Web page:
(p. 182) . . . , Poincaré’s elegant math prevailed over Boltzrnann’s practical findings. For some thirty years, Boltzmann struggled to get his ideas across. But he failed. He had the word, but he could not find a way to gain its acceptance in the world. For long decades, the establishment held firm.
So in the year 1906, Poincaré became president of the French (p. 183) Académie des Sciences and Boltzmann committed suicide. As Mead debatably puts it, “Boltzmann died because of Poincaré.” At least, as Boltzmann’s friends attest, this pioneer of the modem era killed himself in an apparent fit of despair, deepened by the widespread official resistance to his views.
He died, however, at the very historic moment when all over Europe physicists were preparing to vindicate the Boltzmann vision. He died just before the findings of Max Planck, largely derived from Boltzmann’s probability concepts, finally gained widespread acceptance. He died several months after an obscure twenty-one-year-old student in Geneva named Albert Einstein used his theories in proving the existence of the atom and demonstrating the particle nature of light. In retrospect, Boltzmann can be seen as a near-tragic protagonist in the greatest intellectual drama of the twentieth century: the overthrow of matter.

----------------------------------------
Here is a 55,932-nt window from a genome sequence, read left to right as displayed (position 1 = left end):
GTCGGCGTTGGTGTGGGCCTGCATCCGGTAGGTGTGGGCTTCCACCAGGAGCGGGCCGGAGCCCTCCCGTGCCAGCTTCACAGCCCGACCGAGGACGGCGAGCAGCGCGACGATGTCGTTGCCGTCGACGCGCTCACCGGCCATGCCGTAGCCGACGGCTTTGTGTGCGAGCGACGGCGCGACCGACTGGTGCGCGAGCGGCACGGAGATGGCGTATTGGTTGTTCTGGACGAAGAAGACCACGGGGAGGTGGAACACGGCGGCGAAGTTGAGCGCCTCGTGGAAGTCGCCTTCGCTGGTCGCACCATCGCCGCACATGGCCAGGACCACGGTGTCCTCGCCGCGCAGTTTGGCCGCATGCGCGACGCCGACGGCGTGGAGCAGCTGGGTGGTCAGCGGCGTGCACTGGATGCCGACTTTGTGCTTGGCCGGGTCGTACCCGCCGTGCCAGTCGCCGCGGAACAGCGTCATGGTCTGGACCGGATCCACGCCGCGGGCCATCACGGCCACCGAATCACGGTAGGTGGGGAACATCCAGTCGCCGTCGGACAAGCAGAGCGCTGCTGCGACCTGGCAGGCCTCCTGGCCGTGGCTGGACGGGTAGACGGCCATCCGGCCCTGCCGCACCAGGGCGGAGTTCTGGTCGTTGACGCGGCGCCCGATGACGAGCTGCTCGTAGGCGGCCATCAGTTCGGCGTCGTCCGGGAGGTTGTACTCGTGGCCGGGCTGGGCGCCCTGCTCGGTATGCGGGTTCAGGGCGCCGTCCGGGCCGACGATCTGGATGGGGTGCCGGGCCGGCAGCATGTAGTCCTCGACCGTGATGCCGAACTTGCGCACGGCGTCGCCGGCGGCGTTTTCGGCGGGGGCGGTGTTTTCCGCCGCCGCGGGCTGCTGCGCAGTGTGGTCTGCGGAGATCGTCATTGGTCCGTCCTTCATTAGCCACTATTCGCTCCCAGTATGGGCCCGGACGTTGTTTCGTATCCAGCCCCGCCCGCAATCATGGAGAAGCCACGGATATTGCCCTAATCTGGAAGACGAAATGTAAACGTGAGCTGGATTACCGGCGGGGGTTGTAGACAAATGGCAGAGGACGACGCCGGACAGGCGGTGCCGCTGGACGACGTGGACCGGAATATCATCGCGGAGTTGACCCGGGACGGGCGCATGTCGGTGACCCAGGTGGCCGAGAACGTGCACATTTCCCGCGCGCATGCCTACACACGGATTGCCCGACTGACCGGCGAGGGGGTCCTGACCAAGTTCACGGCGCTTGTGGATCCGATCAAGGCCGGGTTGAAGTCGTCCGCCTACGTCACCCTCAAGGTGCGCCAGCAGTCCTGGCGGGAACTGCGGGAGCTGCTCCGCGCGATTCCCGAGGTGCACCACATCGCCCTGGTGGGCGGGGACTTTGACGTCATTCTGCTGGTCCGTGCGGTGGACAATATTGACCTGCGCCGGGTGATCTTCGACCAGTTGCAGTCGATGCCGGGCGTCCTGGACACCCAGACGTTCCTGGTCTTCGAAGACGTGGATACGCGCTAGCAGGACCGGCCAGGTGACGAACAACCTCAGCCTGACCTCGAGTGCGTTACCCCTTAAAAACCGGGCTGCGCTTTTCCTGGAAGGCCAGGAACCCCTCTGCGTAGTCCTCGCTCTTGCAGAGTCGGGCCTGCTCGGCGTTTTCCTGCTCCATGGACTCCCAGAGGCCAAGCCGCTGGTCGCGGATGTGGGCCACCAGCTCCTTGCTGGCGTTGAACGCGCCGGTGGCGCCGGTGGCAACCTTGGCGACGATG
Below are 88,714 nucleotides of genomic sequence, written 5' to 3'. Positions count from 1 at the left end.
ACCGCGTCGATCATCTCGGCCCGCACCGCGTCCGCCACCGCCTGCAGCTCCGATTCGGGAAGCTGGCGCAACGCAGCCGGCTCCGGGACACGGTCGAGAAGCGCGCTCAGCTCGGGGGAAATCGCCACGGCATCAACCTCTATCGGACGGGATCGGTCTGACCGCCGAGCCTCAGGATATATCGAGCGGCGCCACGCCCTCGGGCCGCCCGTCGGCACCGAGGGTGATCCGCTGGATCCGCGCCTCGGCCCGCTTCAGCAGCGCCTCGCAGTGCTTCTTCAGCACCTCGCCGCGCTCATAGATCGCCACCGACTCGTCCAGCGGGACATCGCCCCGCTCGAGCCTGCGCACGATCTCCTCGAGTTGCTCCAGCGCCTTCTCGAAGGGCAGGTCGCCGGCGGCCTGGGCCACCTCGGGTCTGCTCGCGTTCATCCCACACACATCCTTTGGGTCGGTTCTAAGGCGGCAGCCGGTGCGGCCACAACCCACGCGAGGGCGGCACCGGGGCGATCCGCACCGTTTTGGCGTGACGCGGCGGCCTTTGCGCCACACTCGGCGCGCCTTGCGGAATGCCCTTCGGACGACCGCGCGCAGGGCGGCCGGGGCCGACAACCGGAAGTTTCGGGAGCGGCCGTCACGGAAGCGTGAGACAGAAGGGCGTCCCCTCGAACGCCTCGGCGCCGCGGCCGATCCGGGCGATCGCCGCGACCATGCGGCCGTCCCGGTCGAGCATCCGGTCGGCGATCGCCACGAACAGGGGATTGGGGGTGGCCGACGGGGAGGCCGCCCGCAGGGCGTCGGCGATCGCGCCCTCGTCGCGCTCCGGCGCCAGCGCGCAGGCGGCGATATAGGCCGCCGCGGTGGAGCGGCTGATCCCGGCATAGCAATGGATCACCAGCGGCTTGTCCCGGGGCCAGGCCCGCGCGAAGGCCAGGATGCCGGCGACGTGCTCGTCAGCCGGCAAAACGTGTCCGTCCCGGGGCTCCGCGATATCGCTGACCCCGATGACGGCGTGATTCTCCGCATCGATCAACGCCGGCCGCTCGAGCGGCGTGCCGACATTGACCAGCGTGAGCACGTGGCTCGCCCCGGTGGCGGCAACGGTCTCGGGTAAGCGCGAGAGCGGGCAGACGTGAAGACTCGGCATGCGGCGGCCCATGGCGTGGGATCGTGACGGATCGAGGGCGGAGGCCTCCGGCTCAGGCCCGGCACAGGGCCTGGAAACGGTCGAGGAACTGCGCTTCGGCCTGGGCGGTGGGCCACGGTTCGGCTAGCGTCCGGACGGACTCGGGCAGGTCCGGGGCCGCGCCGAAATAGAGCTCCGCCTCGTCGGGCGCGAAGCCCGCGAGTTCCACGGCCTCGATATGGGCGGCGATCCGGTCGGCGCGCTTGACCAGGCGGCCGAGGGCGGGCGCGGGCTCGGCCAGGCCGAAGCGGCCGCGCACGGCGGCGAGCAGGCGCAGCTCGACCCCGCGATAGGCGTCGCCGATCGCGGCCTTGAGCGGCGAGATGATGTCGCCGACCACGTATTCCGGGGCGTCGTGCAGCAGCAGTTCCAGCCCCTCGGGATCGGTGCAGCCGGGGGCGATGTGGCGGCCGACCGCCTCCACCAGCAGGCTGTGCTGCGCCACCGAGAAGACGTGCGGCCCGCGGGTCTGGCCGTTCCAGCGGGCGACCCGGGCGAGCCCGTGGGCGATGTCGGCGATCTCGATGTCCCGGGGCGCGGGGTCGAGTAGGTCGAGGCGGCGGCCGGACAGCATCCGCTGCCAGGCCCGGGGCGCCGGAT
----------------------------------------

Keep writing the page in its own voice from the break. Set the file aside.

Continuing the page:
Gilder, George. Microcosm: The Quantum Revolution in Economics and Technology. Paperback ed. New York: Touchstone, 1990.
(Note: ellipsis added.)